SABA–Saba is full of natural resources. One of those resources, often overlooked, is the greenery dumped in an area locally known as The Gut, located between the villages Windwardside and Hell’s Gate. To help fight climate change and global warming locally, the Public Entity Saba purchased a commercial grade Timberwolf shredder to help the decompostion of vegetation and excess pallet debris.
Instead of placing the material to naturally decompose in The Gut, while producing global warming gases that harm the ozone, the Agricultural Department aims to shred the material to limit the harmful gas formations and have the end compost offset the costs for the Hydroponic Greenhouse agricultural project at Rendez-Vous. Secondly, the end compost will be used in the reforestation project.
This week is the start of the compost mulch program at The Gut. To limit the gases from forming by allowing aerobic composting methods to be implemented instead of anaerobic composting methods normally taking place by default in landfill pits. Allowing more air into the mulch means that less harmful gases are produced and released into the atmosphere.
As a secondary benefit, both the hydroponic greenhouse project and the reforestation project will benefit in cost savings from not having to import compost. This helps to reduce the carbon foot print from the transportation of goods.
Gezondheid Farms, a newly contracted corporation from the United States, managed by Jim Garza, has started the initiative to help guide the proper process to compost while measuring heat temperatures, moisture content, nitrogen (N), phosphorus (P), and potassium (K), or NPK levels, and pH levels in the piles to maximize the decomposition speeds while mininizing harmful gas production from the pile with aeration methods.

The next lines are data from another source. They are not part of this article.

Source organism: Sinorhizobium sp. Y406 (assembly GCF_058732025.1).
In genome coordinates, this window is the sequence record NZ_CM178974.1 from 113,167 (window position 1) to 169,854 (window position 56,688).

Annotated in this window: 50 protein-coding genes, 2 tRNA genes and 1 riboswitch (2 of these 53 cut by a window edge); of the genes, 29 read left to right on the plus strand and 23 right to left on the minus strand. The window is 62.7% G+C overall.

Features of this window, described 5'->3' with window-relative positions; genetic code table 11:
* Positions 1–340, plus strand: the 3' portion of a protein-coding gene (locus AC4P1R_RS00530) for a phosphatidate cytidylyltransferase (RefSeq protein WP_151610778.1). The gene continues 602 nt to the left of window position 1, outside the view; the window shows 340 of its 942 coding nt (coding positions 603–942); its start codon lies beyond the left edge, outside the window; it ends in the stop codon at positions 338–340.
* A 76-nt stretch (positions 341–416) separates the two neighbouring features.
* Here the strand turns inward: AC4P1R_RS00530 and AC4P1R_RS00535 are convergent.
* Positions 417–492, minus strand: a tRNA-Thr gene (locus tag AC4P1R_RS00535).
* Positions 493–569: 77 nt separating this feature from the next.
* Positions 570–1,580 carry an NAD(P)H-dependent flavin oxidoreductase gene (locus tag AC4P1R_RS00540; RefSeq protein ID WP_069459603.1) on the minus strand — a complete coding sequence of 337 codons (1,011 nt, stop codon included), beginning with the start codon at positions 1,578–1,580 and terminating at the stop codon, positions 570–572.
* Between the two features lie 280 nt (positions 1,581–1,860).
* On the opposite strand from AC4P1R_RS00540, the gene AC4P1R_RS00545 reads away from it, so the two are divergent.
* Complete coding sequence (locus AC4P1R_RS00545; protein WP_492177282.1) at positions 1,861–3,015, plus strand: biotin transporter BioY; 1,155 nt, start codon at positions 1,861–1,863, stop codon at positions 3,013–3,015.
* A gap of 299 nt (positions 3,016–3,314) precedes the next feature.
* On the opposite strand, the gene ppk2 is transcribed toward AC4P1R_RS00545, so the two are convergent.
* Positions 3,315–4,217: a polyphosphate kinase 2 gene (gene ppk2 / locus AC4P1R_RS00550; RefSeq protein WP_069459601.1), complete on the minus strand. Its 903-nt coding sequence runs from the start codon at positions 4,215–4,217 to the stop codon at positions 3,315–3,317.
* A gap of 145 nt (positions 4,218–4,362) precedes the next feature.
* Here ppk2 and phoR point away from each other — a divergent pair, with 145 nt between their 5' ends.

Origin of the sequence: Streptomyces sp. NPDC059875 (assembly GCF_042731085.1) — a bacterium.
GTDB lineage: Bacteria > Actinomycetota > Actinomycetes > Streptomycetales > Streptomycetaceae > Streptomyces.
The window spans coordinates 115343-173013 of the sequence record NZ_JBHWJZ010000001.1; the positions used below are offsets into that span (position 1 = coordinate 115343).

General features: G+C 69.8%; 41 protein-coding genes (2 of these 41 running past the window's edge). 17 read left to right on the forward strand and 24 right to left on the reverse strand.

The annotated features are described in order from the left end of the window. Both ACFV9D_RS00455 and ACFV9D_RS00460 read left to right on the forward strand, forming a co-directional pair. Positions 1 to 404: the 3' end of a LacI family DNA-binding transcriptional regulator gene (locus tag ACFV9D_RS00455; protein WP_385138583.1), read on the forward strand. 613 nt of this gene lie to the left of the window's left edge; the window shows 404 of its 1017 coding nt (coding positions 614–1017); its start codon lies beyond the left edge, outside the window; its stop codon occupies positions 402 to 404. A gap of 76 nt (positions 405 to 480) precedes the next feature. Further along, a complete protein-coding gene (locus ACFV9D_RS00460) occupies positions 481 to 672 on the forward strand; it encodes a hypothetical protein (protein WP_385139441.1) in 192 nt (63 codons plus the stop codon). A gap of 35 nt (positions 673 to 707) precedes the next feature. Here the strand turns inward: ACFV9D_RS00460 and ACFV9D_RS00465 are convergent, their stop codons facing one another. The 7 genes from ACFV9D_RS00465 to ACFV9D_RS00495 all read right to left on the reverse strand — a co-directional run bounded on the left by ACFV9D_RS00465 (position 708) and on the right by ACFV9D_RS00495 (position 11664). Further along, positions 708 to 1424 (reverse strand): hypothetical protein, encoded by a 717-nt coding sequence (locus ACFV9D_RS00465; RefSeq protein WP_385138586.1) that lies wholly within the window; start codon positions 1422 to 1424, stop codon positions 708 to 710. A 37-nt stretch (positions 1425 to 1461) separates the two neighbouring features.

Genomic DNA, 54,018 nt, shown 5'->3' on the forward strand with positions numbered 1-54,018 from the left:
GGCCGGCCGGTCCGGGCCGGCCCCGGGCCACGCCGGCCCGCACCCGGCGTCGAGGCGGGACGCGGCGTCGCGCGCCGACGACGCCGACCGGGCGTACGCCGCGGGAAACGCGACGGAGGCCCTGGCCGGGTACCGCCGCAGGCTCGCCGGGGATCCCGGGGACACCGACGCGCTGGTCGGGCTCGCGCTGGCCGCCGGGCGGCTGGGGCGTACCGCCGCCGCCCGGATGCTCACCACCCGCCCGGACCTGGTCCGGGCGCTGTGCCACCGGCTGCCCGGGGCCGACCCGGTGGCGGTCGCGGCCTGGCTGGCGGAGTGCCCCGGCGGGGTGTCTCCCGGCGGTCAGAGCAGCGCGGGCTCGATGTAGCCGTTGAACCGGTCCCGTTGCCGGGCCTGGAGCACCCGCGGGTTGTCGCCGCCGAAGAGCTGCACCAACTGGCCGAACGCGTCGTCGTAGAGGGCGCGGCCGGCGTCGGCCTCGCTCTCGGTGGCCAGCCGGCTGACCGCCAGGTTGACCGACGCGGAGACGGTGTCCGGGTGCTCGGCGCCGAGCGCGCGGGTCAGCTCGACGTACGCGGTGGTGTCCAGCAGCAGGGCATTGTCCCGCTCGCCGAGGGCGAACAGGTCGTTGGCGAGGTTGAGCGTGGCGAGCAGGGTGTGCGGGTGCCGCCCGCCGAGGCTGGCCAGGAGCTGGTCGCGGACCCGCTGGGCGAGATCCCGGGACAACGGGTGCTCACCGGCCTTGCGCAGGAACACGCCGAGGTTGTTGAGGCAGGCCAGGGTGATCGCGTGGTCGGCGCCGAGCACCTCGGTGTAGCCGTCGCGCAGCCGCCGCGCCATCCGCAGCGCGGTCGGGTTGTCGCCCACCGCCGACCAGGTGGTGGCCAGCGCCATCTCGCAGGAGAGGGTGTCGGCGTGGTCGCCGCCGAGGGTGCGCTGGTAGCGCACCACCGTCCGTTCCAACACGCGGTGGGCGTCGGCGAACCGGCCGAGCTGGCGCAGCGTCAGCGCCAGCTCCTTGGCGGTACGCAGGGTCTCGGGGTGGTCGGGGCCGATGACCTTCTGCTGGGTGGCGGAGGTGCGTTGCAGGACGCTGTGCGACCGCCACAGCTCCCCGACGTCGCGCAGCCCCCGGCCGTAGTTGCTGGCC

Jim Garza, together with the Saba Government, is managing the hydroponic greenhouse project and will develop the future compost mulch facility at the farm as a carbon capture, methane gas burning, closed system to provide carbon dioxide needed at the farm. CO2 is absorbed by the plants to maximize plant health and growth.
Wageningen Universtity in the Netherlands has expressed interest to collaborate in developing the Gezondheid Farms technology to air scrub volatile organic compounds gases and odors. The collaboration will focus on providing carbon capture solutiuons to a global issue while providing nutrient rich compost to future agricultural projects on Saba. Gezondheid Farms will apply for grant funding to initiate its Carbon Activation Recycling Program Utilizing Local Litter (CARPULL), targeting a zero carbon footprint on the farm during operations.
In attendance for the official start of the compost mulch program at The Gut on Wednesday were Commissioner Rolando Wilson, Jim Garza of Gezondheid Farms, Carlos Jebon Weeks of the Agriculture and Vector Control Department and Senior policy advisor to Commissioner Wilson, Menno van der Velde. “We thank those persons who recycle and place truck loads of vegetation debris at The Gut for mulching. We encourage families to recycle coffee grinds, egg shells, fish bones, banana peels, seaweed etc, and bring these items to The Gut and to place them into a special bin as we continue mulching our local waste from going to the general waste management facility. This is another important project to help restore the agricultural sector on Saba to its former glory,” said Wilson at the official start of the Saba compost mulch program.